Friday, January 23, 2009

New Media in the Town Center Debate

Last night, before the Howard County Planning Board Public Hearing on ZRA 113, I stopped by the Columbia 2.0 event at Zapata’s restaurant in the Harpers Choice Village Center. They had to be happy with the turnout. It was packed with and for once, it was a Columbia political event that wasn’t dominated by old dogs like me. The crowd was young and savvy.

Savvy?

Yeah, savvy. Columbia 2.0 had set up a video studio in the bar so that attendees could provide video testimony instead of waiting to give public testimony at the hearing at Wilde Lake High School. This is vitally important. For many younger Columbia’s, carving out three hours to attend a public hearing on a school night is simply not an option. Columbia 2.0 provided younger Columbians an opportunity to mingle a bit, give their testimony, and then get back home to put the kids to bed.
The videographer was a local volunteer, Christopher Robinson.

At the end of last nights hearing, the Planning Board was discussing whether or not they would accept this Columbia 2.0 video testimony. As with any new media, acceptance by the establishment is never a given and is often approached with trepidation.

It would be wise for the Planning Board to allow this. The video testimony represents voices of the folks who will be most affected by the proposed changes to Columbia Town Center but they are voices that are seldom heard.

5 comments:

Young at Heart said...

I'm so glad that there was a good turnout. I also hope the Planning Board accepts the testimony. I'm going to write to urge them to do so. If our government wants to hear more voices, they need to be open to technology that makes it possible.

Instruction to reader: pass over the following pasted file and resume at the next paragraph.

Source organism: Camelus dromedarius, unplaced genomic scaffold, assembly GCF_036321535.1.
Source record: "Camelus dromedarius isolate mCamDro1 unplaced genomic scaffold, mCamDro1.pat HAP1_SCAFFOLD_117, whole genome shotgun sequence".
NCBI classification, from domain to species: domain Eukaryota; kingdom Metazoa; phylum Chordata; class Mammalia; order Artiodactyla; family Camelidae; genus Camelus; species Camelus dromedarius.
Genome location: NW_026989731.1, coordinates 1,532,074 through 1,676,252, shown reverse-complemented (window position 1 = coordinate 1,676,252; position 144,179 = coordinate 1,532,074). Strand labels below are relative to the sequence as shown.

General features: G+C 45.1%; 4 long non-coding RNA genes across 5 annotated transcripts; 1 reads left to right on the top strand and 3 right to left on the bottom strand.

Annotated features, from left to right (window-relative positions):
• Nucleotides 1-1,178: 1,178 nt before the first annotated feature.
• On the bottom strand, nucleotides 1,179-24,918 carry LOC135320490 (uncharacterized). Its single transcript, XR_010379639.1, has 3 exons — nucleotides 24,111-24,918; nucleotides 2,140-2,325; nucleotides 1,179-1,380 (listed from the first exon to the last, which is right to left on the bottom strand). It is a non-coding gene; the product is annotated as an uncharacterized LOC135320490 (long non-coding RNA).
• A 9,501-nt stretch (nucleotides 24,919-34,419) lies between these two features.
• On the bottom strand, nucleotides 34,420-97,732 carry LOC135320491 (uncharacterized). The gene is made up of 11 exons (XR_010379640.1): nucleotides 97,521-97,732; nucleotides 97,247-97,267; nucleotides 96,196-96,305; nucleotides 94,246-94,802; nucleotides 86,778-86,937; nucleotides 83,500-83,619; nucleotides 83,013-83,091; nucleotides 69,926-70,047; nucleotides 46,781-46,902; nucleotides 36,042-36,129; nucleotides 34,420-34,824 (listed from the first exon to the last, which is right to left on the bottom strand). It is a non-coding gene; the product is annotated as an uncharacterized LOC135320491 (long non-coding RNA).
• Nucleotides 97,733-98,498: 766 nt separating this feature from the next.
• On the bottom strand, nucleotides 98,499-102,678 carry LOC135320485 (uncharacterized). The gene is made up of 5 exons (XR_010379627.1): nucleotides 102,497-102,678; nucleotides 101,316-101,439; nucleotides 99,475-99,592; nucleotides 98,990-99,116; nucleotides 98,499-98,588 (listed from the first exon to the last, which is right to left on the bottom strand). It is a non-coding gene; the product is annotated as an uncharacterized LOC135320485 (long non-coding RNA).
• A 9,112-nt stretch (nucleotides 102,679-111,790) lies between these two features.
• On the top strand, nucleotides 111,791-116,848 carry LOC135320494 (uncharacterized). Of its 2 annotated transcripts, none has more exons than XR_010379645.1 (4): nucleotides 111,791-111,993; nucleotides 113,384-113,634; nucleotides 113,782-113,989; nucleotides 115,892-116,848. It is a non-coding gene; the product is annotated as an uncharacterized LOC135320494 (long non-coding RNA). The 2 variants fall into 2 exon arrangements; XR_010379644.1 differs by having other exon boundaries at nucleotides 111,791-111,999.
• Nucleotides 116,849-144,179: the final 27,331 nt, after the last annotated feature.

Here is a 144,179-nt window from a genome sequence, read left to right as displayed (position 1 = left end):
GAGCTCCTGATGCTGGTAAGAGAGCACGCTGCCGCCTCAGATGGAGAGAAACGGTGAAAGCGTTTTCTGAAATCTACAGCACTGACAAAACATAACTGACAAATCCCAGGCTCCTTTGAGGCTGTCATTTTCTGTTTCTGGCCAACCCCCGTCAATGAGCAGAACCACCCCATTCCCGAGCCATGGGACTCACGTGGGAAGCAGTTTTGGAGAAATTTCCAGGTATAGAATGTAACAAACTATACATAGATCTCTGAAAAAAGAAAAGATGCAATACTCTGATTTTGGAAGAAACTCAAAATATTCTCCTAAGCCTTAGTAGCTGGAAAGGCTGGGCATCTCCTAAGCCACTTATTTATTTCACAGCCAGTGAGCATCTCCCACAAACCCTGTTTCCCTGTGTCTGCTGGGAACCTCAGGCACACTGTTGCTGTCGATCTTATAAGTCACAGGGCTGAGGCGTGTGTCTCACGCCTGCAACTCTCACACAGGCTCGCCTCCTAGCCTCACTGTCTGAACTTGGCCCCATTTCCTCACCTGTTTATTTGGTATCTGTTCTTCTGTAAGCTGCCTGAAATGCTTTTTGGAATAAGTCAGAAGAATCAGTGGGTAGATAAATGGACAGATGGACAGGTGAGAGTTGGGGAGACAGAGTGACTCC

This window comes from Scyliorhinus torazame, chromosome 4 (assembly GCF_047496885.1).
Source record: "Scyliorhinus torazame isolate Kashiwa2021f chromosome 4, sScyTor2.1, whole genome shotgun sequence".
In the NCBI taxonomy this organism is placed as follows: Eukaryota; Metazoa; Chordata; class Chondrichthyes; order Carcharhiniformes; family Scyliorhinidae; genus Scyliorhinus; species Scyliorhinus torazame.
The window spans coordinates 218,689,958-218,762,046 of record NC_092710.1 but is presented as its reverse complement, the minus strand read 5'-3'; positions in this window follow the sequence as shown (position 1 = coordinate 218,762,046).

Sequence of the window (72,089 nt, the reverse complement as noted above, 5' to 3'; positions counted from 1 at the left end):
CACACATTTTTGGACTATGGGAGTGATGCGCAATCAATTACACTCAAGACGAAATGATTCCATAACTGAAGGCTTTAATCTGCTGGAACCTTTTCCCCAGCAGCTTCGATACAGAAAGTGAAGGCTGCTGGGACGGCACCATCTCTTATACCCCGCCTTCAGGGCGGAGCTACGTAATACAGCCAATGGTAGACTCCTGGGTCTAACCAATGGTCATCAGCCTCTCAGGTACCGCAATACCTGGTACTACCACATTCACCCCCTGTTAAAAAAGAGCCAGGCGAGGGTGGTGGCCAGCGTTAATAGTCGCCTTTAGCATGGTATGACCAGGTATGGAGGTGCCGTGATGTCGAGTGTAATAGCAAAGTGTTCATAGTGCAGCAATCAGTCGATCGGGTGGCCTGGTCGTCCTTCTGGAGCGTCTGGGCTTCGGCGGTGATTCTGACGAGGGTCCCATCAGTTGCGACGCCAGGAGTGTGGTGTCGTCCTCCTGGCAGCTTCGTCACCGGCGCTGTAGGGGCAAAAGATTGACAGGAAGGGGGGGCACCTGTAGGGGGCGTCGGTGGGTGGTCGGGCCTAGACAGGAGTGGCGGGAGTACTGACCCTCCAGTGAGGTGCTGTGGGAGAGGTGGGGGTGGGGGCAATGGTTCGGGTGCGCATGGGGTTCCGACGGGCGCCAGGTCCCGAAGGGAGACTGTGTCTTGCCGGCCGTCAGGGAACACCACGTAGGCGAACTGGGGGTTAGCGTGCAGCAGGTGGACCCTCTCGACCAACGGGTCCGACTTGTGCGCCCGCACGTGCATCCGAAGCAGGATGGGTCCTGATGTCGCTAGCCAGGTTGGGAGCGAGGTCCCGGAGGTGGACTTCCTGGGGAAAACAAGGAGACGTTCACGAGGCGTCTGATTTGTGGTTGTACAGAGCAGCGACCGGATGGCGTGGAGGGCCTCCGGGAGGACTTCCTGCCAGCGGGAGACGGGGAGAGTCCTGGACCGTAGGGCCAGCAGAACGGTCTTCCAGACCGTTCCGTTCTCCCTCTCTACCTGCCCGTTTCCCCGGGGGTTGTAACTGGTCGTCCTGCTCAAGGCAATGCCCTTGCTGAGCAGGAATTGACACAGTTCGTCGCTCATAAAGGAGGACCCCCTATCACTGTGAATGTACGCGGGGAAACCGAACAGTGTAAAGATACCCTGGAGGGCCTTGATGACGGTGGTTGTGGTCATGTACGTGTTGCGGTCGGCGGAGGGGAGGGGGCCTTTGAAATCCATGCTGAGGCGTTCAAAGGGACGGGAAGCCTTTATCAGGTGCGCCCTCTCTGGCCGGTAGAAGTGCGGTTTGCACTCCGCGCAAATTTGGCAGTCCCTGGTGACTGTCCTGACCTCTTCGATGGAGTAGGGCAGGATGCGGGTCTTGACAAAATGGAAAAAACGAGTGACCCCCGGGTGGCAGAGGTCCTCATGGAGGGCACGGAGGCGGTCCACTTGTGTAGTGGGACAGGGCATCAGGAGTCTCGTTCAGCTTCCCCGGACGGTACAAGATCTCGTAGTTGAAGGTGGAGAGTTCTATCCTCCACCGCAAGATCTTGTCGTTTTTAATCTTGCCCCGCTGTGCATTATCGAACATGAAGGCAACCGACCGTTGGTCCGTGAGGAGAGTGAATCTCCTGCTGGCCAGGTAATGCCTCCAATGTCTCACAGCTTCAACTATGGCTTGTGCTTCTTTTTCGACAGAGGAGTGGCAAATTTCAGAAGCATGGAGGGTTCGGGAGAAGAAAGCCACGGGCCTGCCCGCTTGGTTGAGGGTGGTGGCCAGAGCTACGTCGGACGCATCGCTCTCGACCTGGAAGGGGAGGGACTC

JessieX said...

Amen. Thanks for the coverage. Glad to hear of Col 2.0's approach and style. I like what you wrote, WB, and what I'd like to add is that there is a value I find often in my gen: it's the value to do things that are multi-purposed. A testimony that goes from mouth to ears is kind of said and done. Over. Maybe acted upon; maybe not.

Video testimony can be repurposed, shared, tagged, linked, aggregated and the like. And more importantly, it doesn't require aligned time. Or synchronous activity. I don't have to be at the same meeting as someone else to hear their perspective.

I really like that component of video testimony. Why would it even be a question for the Planning Board as to whether they would "accept the testimony."

It's 2009. YouTube reports thats hunreds of thousands of videos are uploaded each day. Is there any question that this medium of communication is moving more and more into mainstream?

Me? I was down at Twin Tech III in DC. Now THAT was a saavy, tech, young crowd.

Rock on.

Tom said...

These were people that will actually be alive and enjoying downtown Columbia in 30 years?
Yeah!

Anonymous said...

Don't get too hopeful. The Mayan calendar only goes to Dec 12, 2012 from what I hear.
HH

Anonymous said...

Would you want to volunteer for a board that had to hear every minute of every video that was sent? That's a pretty open-ended time commitment for a volunteer effort, such as the Planning Board.

Testifying by video also means that you don't get to hear what others are saying. Makes it sorta insular and inbred.